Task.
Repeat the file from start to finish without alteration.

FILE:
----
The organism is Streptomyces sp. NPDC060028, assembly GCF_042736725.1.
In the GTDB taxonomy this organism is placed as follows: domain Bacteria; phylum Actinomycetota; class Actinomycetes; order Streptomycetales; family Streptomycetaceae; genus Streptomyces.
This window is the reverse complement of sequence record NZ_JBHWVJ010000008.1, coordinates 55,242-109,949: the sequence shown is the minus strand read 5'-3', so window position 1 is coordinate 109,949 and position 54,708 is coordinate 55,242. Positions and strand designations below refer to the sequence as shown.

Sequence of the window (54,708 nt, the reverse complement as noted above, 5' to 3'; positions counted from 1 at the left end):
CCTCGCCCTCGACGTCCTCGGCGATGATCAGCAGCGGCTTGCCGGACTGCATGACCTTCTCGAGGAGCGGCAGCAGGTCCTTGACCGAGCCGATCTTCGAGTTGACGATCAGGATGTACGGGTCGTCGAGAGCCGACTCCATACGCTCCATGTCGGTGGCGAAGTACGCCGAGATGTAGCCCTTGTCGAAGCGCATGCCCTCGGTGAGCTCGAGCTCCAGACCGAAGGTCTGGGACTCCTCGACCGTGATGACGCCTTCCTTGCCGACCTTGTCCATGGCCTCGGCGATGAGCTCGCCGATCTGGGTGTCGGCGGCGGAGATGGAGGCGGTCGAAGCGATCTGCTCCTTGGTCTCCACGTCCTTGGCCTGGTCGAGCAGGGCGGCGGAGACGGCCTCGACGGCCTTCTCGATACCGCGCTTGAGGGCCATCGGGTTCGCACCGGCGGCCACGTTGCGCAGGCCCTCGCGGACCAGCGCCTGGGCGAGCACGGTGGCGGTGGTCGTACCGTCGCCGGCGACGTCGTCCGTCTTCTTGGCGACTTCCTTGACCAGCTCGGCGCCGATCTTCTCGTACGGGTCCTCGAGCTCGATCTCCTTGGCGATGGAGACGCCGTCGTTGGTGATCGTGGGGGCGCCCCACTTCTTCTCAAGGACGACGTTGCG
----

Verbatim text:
The organism is Streptomyces sp. NPDC060028, assembly GCF_042736725.1.
In the GTDB taxonomy this organism is placed as follows: domain Bacteria; phylum Actinomycetota; class Actinomycetes; order Streptomycetales; family Streptomycetaceae; genus Streptomyces.
This window is the reverse complement of sequence record NZ_JBHWVJ010000008.1, coordinates 55,242-109,949: the sequence shown is the minus strand read 5'-3', so window position 1 is coordinate 109,949 and position 54,708 is coordinate 55,242. Positions and strand designations below refer to the sequence as shown.

Sequence of the window (54,708 nt, the reverse complement as noted above, 5' to 3'; positions counted from 1 at the left end):
CCTCGCCCTCGACGTCCTCGGCGATGATCAGCAGCGGCTTGCCGGACTGCATGACCTTCTCGAGGAGCGGCAGCAGGTCCTTGACCGAGCCGATCTTCGAGTTGACGATCAGGATGTACGGGTCGTCGAGAGCCGACTCCATACGCTCCATGTCGGTGGCGAAGTACGCCGAGATGTAGCCCTTGTCGAAGCGCATGCCCTCGGTGAGCTCGAGCTCCAGACCGAAGGTCTGGGACTCCTCGACCGTGATGACGCCTTCCTTGCCGACCTTGTCCATGGCCTCGGCGATGAGCTCGCCGATCTGGGTGTCGGCGGCGGAGATGGAGGCGGTCGAAGCGATCTGCTCCTTGGTCTCCACGTCCTTGGCCTGGTCGAGCAGGGCGGCGGAGACGGCCTCGACGGCCTTCTCGATACCGCGCTTGAGGGCCATCGGGTTCGCACCGGCGGCCACGTTGCGCAGGCCCTCGCGGACCAGCGCCTGGGCGAGCACGGTGGCGGTGGTCGTACCGTCGCCGGCGACGTCGTCCGTCTTCTTGGCGACTTCCTTGACCAGCTCGGCGCCGATCTTCTCGTACGGGTCCTCGAGCTCGATCTCCTTGGCGATGGAGACGCCGTCGTTGGTGATCGTGGGGGCGCCCCACTTCTTCTCAAGGACGACGTTGCG